In the coming months, the threat from these non-discrimination policies will materialize in numerous ways as same-sex couples marry. The good news is that there are proactive steps that churches and other ministries, including Christian schools, can take to protect themselves from legal challenges and other attacks.
For now, pastors will not be legally compelled to officiate same-sex wedding ceremonies. Pastors remain free to make a theological determination about whom they will and will not marry. For example, pastors will often not marry a believer to an unbeliever, and many will not perform ceremonies for someone they know didn’t have Biblical grounds for a previous divorce. Nothing in the Supreme Court’s opinion changes the freedom of pastors to continue to make those theologically based decisions about whom they will marry.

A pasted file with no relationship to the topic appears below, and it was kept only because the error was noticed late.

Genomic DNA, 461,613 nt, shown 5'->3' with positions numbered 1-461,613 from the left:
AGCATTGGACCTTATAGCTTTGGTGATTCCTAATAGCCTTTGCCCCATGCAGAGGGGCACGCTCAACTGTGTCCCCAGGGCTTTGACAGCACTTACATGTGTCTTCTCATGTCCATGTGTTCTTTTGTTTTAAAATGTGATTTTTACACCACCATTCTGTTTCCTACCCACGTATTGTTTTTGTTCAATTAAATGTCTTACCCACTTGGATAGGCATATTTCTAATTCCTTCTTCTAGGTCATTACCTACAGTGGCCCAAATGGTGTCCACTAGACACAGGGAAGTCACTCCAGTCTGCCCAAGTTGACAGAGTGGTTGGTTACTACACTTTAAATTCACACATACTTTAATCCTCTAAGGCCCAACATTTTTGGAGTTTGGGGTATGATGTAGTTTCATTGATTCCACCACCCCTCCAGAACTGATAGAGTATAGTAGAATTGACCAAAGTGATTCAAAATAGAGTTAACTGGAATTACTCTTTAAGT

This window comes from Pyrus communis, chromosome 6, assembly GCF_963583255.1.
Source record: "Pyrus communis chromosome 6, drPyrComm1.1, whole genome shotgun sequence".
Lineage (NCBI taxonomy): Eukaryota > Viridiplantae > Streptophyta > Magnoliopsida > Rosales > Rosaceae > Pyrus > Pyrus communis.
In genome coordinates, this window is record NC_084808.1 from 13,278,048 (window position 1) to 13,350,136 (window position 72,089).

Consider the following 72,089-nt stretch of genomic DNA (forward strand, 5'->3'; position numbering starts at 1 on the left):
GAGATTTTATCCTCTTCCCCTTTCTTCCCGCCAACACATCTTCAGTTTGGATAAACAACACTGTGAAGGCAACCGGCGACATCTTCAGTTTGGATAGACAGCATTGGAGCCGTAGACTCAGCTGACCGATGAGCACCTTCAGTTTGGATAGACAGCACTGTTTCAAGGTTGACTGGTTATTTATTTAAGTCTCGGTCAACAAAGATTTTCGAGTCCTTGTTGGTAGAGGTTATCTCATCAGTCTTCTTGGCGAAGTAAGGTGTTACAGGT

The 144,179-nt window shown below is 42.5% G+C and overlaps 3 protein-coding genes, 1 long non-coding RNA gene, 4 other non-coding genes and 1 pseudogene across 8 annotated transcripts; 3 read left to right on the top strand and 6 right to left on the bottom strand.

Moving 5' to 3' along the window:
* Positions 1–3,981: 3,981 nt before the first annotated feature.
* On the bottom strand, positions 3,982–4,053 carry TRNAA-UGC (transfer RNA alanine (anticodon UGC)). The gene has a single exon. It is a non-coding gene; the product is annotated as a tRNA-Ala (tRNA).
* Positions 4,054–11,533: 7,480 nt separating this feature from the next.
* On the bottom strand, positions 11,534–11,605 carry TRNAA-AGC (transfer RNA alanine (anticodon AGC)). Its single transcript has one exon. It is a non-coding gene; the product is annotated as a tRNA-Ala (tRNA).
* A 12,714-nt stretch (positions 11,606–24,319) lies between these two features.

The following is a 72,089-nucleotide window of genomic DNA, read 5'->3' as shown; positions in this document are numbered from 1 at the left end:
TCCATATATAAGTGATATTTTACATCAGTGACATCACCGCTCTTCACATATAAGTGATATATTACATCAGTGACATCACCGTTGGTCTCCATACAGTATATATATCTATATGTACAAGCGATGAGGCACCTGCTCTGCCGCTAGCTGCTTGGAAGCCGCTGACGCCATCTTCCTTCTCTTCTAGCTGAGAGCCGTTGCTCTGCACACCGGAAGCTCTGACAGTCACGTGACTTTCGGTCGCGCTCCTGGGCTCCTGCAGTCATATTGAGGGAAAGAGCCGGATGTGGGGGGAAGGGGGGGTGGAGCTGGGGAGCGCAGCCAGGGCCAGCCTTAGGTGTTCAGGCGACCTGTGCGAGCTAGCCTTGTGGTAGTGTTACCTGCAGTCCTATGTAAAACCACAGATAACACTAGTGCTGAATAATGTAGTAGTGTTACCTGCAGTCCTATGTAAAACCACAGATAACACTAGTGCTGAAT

Consequently, pastors should refrain from retreating from marriage ceremonies. Some have suggested pastors disengage from “civil marriage” and only perform religious ceremonies. This type of reaction is not only legally unnecessary, but it sends the message that pastors have “abdicated the field” on the battleground of marriage. Instead, pastors should engage more fervently in advocating and expounding the truth about marriage by maintaining a faithful witness to whom they will marry and whom they will not.
1. Churches, Christian schools, and ministries should update their Statement of Faith on the issues of marriage, human sexuality, and gender.
Now is the time for Christian ministries to maintain a clear witness to Biblical truth about marriage, human sexuality, and gender. This begins with updating your ministry’s statement of faith to include your religious belief on these issues.